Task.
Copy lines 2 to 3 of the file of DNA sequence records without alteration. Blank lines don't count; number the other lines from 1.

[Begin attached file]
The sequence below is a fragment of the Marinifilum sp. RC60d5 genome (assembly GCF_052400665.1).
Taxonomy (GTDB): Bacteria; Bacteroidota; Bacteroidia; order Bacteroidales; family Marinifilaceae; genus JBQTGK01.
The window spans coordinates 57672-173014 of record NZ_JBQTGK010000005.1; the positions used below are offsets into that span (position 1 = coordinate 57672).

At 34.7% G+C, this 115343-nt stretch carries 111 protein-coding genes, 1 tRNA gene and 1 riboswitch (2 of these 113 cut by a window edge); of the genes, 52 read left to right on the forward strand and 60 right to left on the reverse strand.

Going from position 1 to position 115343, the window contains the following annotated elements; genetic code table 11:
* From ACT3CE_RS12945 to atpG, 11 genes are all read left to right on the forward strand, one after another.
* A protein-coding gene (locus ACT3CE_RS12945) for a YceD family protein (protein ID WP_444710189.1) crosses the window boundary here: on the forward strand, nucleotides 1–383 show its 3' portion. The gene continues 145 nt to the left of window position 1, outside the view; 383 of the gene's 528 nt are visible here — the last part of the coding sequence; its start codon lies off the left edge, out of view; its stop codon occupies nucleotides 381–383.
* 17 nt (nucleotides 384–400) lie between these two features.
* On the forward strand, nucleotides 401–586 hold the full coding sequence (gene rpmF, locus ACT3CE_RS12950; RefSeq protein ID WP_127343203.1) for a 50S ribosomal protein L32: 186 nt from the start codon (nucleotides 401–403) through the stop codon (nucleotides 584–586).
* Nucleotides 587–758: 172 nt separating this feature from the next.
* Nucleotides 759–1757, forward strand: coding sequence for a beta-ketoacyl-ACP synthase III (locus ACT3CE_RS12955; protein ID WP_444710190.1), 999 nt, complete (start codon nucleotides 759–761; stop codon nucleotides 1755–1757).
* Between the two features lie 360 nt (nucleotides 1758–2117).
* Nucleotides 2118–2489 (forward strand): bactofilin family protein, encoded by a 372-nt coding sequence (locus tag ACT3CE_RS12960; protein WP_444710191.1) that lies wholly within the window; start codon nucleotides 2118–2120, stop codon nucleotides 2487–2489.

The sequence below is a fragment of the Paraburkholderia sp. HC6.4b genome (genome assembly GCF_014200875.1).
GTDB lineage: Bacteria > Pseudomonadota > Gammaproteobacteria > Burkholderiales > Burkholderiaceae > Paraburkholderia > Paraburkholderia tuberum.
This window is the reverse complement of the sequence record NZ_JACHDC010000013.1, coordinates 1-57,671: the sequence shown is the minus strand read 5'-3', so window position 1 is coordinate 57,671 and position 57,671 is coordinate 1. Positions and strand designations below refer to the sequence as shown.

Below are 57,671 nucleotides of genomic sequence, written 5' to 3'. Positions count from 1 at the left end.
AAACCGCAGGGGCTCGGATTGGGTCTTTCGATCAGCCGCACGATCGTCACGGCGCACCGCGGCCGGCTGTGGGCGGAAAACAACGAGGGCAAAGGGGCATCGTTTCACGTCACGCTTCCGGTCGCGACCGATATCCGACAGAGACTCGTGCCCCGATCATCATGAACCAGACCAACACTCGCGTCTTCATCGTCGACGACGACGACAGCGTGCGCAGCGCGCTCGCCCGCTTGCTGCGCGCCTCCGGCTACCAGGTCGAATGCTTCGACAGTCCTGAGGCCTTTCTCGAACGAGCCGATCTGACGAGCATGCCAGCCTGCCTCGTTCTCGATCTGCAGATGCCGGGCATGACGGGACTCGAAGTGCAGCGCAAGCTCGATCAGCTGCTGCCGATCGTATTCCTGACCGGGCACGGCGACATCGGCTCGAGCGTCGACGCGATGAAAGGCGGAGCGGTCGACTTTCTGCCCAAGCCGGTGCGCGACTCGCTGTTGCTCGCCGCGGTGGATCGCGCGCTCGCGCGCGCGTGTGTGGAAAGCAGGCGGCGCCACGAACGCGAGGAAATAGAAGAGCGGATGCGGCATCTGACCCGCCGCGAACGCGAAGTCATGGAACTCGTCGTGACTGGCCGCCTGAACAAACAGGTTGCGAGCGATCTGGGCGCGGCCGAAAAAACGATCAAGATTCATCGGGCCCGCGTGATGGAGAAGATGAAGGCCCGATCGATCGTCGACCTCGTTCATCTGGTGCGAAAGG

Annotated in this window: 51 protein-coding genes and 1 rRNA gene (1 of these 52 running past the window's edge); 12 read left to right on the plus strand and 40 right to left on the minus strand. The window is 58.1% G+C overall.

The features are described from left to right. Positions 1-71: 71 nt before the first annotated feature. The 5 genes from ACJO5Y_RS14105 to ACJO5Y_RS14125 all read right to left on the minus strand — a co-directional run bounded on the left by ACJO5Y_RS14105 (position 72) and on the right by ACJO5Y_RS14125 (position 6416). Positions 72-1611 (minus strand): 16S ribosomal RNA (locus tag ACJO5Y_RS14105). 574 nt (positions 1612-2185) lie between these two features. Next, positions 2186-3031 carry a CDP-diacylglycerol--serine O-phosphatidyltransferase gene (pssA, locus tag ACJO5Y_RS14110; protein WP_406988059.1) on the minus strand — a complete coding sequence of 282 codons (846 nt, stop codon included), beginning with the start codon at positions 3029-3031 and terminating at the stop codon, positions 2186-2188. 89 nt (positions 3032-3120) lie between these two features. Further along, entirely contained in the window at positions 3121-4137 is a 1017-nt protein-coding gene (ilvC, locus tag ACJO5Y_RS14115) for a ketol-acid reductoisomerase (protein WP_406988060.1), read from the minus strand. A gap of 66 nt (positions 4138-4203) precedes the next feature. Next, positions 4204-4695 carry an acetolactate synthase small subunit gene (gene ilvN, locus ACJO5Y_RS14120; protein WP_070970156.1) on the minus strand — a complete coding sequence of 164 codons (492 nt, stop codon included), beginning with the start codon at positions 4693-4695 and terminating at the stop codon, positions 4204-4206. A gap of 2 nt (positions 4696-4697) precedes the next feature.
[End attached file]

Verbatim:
Taxonomy (GTDB): Bacteria; Bacteroidota; Bacteroidia; order Bacteroidales; family Marinifilaceae; genus JBQTGK01.
The window spans coordinates 57672-173014 of record NZ_JBQTGK010000005.1; the positions used below are offsets into that span (position 1 = coordinate 57672).